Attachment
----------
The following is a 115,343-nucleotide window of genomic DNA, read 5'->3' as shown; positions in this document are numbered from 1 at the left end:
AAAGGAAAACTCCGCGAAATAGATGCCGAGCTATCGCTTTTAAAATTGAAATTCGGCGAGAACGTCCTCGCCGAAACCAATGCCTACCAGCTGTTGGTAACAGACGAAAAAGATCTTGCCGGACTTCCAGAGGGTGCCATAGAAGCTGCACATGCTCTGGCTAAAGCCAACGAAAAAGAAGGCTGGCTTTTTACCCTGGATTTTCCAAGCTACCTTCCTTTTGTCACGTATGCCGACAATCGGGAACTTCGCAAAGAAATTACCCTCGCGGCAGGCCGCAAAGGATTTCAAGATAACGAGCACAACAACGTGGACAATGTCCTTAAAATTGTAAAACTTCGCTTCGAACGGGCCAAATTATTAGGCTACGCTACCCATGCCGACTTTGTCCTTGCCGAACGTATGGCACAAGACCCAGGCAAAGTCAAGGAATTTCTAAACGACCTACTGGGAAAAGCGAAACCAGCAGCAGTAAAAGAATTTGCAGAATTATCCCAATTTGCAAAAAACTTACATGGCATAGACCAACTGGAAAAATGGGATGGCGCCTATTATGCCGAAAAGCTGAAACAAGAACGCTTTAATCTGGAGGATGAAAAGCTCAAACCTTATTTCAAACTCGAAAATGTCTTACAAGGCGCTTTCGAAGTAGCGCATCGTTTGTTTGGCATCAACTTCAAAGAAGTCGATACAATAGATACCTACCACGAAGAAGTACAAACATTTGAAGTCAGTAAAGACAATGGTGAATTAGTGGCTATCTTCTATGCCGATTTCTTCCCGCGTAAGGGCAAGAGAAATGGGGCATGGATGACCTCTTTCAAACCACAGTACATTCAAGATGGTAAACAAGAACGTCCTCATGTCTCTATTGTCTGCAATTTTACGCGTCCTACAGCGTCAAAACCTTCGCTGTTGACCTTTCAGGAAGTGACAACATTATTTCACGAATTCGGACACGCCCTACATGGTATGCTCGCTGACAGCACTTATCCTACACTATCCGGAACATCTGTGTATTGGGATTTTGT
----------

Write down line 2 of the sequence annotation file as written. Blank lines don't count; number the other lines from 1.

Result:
AAAGGAAAACTCCGCGAAATAGATGCCGAGCTATCGCTTTTAAAATTGAAATTCGGCGAGAACGTCCTCGCCGAAACCAATGCCTACCAGCTGTTGGTAACAGACGAAAAAGATCTTGCCGGACTTCCAGAGGGTGCCATAGAAGCTGCACATGCTCTGGCTAAAGCCAACGAAAAAGAAGGCTGGCTTTTTACCCTGGATTTTCCAAGCTACCTTCCTTTTGTCACGTATGCCGACAATCGGGAACTTCGCAAAGAAATTACCCTCGCGGCAGGCCGCAAAGGATTTCAAGATAACGAGCACAACAACGTGGACAATGTCCTTAAAATTGTAAAACTTCGCTTCGAACGGGCCAAATTATTAGGCTACGCTACCCATGCCGACTTTGTCCTTGCCGAACGTATGGCACAAGACCCAGGCAAAGTCAAGGAATTTCTAAACGACCTACTGGGAAAAGCGAAACCAGCAGCAGTAAAAGAATTTGCAGAATTATCCCAATTTGCAAAAAACTTACATGGCATAGACCAACTGGAAAAATGGGATGGCGCCTATTATGCCGAAAAGCTGAAACAAGAACGCTTTAATCTGGAGGATGAAAAGCTCAAACCTTATTTCAAACTCGAAAATGTCTTACAAGGCGCTTTCGAAGTAGCGCATCGTTTGTTTGGCATCAACTTCAAAGAAGTCGATACAATAGATACCTACCACGAAGAAGTACAAACATTTGAAGTCAGTAAAGACAATGGTGAATTAGTGGCTATCTTCTATGCCGATTTCTTCCCGCGTAAGGGCAAGAGAAATGGGGCATGGATGACCTCTTTCAAACCACAGTACATTCAAGATGGTAAACAAGAACGTCCTCATGTCTCTATTGTCTGCAATTTTACGCGTCCTACAGCGTCAAAACCTTCGCTGTTGACCTTTCAGGAAGTGACAACATTATTTCACGAATTCGGACACGCCCTACATGGTATGCTCGCTGACAGCACTTATCCTACACTATCCGGAACATCTGTGTATTGGGATTTTGT